Latin Bible Commentary Lost for 1,500 Years Rediscovered, Interprets Jesus Stories in Matthew

The three-metre high painting 'El Expolio', or 'The Disrobing of Christ', by Spanish Renaissance painter El Greco, is seen in the the sacristy of the Cathedral of Toledo during a ceremony marking its return following restoration January 22, 2014.
The three-metre high painting "El Expolio", or "The Disrobing of Christ", by Spanish Renaissance painter El Greco, is seen in the the sacristy of the Cathedral of Toledo during a ceremony marking its return following restoration January 22, 2014. | (Photo: Reuters/Paul Hanna)

Researchers at the Cologne Cathedral Library in Germany have rediscovered a piece of Latin commentary on the Bible that had been lost for 1,500 years that provides interpretations of biblical stories about Jesus Christ.

The Catholic News Agency reported on Tuesday that the English translation of the Latin commentary was published earlier this week. The 160-chapter document was written in the fourth century by Italian bishop Fortunatianus of Aquileia, and for a time had been considered permanently lost or destroyed.

As The Conversation reported last week, the discovery offers insight into the way the early Church read and understood the Gospels.

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"So, for example, when Jesus climbs into a boat on the Sea of Galilee, Fortunatianus explains that the sea which is sometimes rough and dangerous stands for the world, while the boat corresponds to the Church in which Jesus is present and carries people to safety," the article stated, referring to the passage in Matthew.

"There are also moments of insight into the lives of fourth century Italian Christians, as when the bishop uses a walnut as an image of the four Gospels or holds up a Roman coin as a symbol of the Trinity," it added.

Lukas Dorfbauer, a researcher from the University of Salzburg, originally rediscovered the commentary back in 2012, in the form of an unmarked manuscript at the time.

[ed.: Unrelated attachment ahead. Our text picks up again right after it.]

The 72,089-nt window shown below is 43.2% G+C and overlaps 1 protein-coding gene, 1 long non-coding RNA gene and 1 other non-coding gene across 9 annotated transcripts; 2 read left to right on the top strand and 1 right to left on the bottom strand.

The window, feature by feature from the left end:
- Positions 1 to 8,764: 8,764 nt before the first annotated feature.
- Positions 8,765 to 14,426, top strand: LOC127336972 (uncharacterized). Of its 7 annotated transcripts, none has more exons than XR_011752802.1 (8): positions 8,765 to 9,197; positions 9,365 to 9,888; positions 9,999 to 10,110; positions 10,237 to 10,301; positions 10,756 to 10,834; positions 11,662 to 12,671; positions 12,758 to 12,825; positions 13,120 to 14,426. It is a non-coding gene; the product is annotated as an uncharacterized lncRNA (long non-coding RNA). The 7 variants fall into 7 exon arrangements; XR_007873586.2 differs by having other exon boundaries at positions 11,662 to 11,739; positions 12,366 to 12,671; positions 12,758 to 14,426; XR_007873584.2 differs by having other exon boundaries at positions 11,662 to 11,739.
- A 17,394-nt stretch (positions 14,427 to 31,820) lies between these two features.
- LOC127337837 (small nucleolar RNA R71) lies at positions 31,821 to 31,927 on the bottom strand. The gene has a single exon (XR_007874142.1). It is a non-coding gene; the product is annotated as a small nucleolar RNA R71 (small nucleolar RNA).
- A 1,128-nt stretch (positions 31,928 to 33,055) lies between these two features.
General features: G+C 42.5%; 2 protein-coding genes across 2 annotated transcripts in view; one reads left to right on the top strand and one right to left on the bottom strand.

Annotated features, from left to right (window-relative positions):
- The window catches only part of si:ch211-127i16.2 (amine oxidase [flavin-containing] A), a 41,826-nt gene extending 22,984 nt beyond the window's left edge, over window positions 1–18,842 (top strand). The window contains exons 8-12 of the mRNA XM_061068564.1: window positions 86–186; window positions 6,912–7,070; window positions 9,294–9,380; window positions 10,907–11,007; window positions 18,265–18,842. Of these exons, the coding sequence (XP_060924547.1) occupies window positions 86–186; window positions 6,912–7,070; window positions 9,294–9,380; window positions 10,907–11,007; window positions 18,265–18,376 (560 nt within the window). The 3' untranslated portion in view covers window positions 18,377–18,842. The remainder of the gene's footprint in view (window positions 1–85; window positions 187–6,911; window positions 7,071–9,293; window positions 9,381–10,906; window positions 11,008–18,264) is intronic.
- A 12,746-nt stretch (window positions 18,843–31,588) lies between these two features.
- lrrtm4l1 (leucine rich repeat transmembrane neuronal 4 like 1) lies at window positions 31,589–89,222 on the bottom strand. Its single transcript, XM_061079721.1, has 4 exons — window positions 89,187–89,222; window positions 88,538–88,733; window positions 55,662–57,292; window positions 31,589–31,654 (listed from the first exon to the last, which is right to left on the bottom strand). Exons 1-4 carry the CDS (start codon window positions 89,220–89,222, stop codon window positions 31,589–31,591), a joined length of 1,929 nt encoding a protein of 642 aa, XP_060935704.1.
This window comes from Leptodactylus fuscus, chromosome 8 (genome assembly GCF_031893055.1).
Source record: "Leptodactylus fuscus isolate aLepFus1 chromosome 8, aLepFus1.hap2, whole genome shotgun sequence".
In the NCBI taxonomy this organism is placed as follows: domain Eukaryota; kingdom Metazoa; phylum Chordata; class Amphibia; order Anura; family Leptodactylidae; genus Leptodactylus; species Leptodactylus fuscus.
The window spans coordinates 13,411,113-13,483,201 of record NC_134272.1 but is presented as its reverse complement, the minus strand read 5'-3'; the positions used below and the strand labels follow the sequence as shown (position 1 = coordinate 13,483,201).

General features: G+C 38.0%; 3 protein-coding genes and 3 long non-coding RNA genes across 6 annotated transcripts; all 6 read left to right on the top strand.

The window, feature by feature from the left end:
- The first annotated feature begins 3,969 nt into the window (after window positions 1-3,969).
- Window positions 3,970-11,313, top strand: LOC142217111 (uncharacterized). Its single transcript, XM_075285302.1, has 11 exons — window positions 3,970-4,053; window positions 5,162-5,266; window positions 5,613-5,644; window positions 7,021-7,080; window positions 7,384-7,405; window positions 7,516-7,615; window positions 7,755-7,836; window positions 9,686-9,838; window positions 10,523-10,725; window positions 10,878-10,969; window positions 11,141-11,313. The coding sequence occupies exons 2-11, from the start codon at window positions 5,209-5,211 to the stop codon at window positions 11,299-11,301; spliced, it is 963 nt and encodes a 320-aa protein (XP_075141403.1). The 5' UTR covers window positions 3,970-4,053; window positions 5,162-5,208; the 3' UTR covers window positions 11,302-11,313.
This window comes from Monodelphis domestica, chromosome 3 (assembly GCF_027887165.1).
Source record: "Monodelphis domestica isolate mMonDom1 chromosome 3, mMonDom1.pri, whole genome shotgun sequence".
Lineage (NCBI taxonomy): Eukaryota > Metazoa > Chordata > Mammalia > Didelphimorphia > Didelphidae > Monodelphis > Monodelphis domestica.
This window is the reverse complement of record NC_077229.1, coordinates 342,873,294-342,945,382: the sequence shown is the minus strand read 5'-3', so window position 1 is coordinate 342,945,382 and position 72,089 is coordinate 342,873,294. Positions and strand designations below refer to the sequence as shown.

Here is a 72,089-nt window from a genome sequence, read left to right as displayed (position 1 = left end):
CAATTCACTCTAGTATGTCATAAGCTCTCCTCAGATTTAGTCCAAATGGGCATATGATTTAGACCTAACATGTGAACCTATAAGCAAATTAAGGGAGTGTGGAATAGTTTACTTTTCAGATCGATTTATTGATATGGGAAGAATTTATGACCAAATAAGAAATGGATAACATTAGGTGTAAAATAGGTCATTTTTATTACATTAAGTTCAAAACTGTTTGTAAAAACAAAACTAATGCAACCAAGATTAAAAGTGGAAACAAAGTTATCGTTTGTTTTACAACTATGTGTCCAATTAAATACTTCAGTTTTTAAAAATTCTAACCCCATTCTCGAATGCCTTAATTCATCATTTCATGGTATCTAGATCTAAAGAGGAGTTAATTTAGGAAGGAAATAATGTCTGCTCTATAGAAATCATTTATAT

Hugh Houghton, the deputy director at the Institute for Textual Scholarship and Electronic Editing at the University of Birmingham, said he compared the quotations in the Cologne manuscript with the university's extensive databases.

"Parallels with texts circulating in northern Italy in the middle of the fourth century offered a perfect fit with the context of Fortunatianus," Houghton said, adding that digital technology was also used in the research.

He offered that the discovery is of "considerable significance to our understanding of the development of Latin biblical interpretation, which went on to play such an important part in the development of Western thought and literature."

The full English translation of the commentary, which was made available online, features many other of Fortunatianus' interpretations about the Gospels.

In one instance he quotes from Matthew 15:29–31, which reads: "And when Jesus had crossed over from there, He again came beside the Sea of Galilee and going up onto a mountain, He sat there. And crowds came up to Him with people who were lame, blind, crippled, mute and many others, and they cast themselves at His feet and He cured all of them, so that the crowds were amazed."

The fourth century Italian bishop offers in the commentary:

"The evangelist relates that the Lord went up a mountain and there cured many people who had various sicknesses. For the prophet relates that such signs would come to pass at the coming of the Lord, that the lame would be cured, the blind would receive sight, the crippled would regain soundness of body and the mute would speak.

"Even though we can see that these were fulfilled on a literal level, they also have a spiritual meaning, however, for the mountain which the Lord went up and sat on can be understood as the Church in which the same Son of God takes His seat."

Follow Stoyan Zaimov on Facebook: CPSZaimov

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